“We have some good boys out there, whether that is Paddy Dewhirst or Sam Yawayawa or Callum McLelland or Stafford McDowall – whoever it is in that back-line, we are not utilising their skills and we are not sharing the load.”
“We are not giving the forwards a rest, and because they are not massive they have to fight in every scrum, fight every maul, in attack and defence, and then we are asking them to run around and look fresh – we are not doing them any favours.
“It is great for me to come in and see they are willing, and that they are fit, but we also need to be smart which means shoving some of the pressure onto the backs. So, what I have focussed on in the last couple of weeks is that we need to be more responsible as a team from one to fifteen.”Error, group does not exist! Check your syntax! (ID: 3)
Another change to the Six Nations is the decision to take the captaincy from hooker Robbie Smith and hand it to his flatmate and Ayr colleague Stafford McDowall.
“Robbie had some tough times around set-piece in the Six Nations and we need him to focus on that so taking the pressure off will help,” explained Redpath. “If you have one or two line-out misses at crucial times it is never great, so I wanted to say: Don’t worry about the other side of things, you are a good rugby player, get the priority of line-out, scrum and ball-carrying right and don’t worry about the leadership.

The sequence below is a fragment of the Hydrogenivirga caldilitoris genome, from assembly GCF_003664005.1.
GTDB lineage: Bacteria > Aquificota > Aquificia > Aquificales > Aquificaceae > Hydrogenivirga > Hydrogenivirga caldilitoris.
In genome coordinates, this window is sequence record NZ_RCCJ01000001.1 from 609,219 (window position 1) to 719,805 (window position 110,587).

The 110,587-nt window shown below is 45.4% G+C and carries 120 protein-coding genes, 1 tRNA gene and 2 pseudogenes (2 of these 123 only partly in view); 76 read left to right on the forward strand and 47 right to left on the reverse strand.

“I watched Stafford training and how he conducted himself in Condor – with the fitness stuff he was up at the front all of the time, which doesn’t go unnoticed amongst your peers.
“As the captain, he needs to make sure he can help them pick up the little pieces I am throwing out there so that they digest what I am saying. The senior players – Cammy Hutchison, Jamie Hodgson, Robbie Smith – should be the spine of our group going into the next two or three weeks together.”
Details of Agenda 3 will be issued after deadline for AGM motions